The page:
Howdy to everyone back in the states! Wow, I hadn’t realized just how long its been since I last sent out a dispatch. Since the last time I’ve written, we’ve had an amazing Halloween party, the station population has exploded to near full capacity, Thanksgiving has come and gone, and I’ve been quoted in the Antarctic Sun newspaper twice.
So let me tell you about some of the events we’ve had down here. Myself, along with the IT/Comms department ended up sponsoring the station’s Halloween party. One of the differences between Spole, and the big stations like McMurdo is that we don’t have a dedicated recreational staff. Any big events that happen are due to people’s time that they volunteer after working their full normal day. I asked our assistant station manager about a week before Halloween if we were going to have a party. She responded, “That depends, when are you going to organize it?” Well, I’ve certainly never had a problem with throwing parties, so I got my entire department involved to help. I have to admit I really underestimated the spirit that is on this station! Once we posted a few flyers announcing the party, I was completely surprised by the offers to help that we received! In no time at all, we had four different live music acts booked, people volunteering to DJ, and all the beer we could possibly drink! The party was a HUGE success. The party was held out in Summer Camp’s non-smoking lounge, and I didn’t think it could look that good. Kat and I went up to the top of Biomed, where all the holiday decorations are stored, and found a bunch of cool decorations from previous years. We added a few touches of our own, and the place was transformed. All the music acts were amazing, but the highlight of the evening was a 4 piece band calling themselves Funkytown. These guys played some great cover tunes that just had me blown away. You’d never believe that they’d only been practicing for about two weeks. It was the first live music I’d heard since leaving Austin, so I was in heaven. The other impressive thing was the creativity of the costumes that people had. We had all kinds, including the first polar bear in Antarctica, a doctor drinking his own urine samples, superheroes, and even a dead Elvis was spotted. I can’t figure out what I actually was; I combined several things and just changed hats thru the evening as the mood struck me. I’d brought down a book on how to make balloon hats, so I made a few of those in advance and passed them out to people without costumes. The best costume award of the night went to Dean Klein who had just finished his winter over as a PC tech. He went as Ms. FEMC, in a scary red wig and the only pair of cutoff Carharts that should ever exist.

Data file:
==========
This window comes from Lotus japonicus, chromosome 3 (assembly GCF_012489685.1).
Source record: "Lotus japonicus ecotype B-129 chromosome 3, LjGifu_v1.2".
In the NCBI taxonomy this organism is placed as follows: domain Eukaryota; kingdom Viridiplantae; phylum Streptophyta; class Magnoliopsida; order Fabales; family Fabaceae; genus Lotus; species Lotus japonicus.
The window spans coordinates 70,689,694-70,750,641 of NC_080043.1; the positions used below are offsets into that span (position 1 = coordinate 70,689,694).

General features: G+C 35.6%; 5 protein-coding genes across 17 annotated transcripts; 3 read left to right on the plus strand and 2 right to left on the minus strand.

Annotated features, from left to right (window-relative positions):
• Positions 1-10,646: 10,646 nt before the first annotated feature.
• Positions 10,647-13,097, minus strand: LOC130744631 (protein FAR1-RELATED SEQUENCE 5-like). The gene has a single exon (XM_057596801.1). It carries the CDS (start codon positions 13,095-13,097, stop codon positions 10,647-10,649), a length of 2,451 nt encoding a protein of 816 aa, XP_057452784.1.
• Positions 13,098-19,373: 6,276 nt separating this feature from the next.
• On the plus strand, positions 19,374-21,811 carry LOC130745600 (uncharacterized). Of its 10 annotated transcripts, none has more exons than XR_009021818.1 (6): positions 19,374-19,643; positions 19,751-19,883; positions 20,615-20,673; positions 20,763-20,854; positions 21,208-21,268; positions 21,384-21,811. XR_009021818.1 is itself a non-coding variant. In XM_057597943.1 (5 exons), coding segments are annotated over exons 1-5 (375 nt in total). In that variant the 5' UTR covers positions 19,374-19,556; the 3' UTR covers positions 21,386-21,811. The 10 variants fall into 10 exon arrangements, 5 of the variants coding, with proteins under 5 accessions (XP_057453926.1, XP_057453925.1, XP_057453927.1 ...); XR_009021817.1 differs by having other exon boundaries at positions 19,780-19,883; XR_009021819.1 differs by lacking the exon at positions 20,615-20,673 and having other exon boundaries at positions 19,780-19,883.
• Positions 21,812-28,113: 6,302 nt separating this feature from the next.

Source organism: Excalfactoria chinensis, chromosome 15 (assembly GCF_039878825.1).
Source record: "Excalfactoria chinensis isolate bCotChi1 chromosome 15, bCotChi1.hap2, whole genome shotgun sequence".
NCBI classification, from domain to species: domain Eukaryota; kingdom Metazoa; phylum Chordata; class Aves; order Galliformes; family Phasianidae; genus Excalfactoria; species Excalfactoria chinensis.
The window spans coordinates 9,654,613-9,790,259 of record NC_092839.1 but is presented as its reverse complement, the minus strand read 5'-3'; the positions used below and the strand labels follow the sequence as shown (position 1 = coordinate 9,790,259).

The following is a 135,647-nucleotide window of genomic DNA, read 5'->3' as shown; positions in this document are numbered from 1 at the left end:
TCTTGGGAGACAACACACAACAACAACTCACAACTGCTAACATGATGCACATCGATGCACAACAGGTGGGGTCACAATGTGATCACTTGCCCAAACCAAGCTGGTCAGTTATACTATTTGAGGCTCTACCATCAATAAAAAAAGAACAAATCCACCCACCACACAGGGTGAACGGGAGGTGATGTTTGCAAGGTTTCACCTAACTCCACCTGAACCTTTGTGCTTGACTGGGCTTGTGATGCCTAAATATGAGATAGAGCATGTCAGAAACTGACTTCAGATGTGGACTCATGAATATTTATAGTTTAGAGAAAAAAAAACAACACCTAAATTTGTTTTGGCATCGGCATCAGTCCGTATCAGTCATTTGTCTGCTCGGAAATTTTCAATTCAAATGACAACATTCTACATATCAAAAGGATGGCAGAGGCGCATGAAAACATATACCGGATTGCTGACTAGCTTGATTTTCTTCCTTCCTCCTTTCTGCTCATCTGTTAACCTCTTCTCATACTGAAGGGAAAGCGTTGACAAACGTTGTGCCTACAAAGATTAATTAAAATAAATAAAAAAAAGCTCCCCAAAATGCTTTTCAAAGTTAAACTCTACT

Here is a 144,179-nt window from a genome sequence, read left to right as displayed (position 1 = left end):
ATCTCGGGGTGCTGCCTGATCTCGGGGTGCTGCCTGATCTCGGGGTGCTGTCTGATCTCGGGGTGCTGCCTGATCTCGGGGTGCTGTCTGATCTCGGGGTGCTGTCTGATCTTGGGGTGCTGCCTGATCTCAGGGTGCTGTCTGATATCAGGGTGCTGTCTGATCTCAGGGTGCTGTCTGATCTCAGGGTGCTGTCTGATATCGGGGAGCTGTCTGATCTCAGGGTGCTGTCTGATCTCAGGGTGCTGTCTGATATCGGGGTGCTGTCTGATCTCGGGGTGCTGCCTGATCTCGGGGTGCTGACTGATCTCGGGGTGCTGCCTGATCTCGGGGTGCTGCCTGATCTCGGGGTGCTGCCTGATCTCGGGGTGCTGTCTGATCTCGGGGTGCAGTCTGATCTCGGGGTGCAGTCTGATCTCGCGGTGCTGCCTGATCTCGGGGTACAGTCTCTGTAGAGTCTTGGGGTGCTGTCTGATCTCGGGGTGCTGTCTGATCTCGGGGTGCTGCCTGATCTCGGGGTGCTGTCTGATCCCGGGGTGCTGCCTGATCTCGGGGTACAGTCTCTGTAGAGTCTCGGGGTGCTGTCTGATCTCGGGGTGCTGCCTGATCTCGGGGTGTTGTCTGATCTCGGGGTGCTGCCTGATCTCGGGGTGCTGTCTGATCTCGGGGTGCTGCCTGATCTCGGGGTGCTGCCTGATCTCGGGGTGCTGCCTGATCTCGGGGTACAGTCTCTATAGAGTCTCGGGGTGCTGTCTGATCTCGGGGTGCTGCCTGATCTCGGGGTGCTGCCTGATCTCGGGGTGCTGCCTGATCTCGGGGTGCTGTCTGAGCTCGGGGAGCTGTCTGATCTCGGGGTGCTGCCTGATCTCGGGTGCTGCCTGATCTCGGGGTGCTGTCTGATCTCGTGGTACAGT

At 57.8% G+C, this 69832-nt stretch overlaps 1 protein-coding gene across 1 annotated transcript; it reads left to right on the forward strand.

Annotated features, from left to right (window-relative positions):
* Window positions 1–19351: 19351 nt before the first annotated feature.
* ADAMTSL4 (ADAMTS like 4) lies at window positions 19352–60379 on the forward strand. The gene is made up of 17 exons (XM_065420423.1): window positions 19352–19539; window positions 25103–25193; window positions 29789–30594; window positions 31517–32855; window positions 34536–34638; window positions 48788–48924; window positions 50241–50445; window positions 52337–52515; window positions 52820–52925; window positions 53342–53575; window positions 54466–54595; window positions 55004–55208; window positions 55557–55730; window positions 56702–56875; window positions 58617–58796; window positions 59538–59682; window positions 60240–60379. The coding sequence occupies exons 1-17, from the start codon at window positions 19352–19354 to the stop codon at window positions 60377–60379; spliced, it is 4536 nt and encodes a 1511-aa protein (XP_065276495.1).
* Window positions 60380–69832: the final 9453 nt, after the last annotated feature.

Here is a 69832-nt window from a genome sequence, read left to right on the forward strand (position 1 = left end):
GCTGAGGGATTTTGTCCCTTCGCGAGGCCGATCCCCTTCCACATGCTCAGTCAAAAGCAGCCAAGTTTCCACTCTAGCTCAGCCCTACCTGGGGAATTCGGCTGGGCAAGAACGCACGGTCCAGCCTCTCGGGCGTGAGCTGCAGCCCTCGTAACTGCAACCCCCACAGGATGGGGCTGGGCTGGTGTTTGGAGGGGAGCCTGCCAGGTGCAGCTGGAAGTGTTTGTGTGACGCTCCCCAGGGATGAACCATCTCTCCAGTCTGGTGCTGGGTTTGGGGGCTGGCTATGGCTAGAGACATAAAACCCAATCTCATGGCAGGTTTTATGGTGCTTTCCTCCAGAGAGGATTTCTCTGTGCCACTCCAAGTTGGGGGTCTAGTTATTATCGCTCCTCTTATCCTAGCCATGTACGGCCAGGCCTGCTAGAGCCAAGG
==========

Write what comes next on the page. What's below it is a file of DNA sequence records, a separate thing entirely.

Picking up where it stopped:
The month of November just shot by. We’re now at a station population of about 220, and we are getting about 3 to 4 flights a day in. Officially the station is still behind in flights, so personal packages are hard to come by. Letter mail is getting in fairly quickly, but all packages are just piling up in McMurdo. Sometime in the next few weeks they should do a Santa flight where they’ll fill a C130 up with nothing but packages for us, and get them all here in time for Christmas. I got a letter today that just cracks me up. Sometime last March when I made my road trip to California, I got caught in Nevada doing 110 in a 65 zone. I kind of ignored the ticket and last week the great state of Nevada sent an arrest warrant to my parent’s house. They forwarded it to me, and I got it today. I have no idea what Nevada expects me to do about this. They won’t accept credit cards, and will only take a cashier’s check or money order, both of which are pretty hard to come by down here! I think this is one of the funniest situations that I’ve seen. I really don’t think they’ll believe me if I call them, so I guess I’ll just wait for the statue of limitations to expire before I head back to Nevada.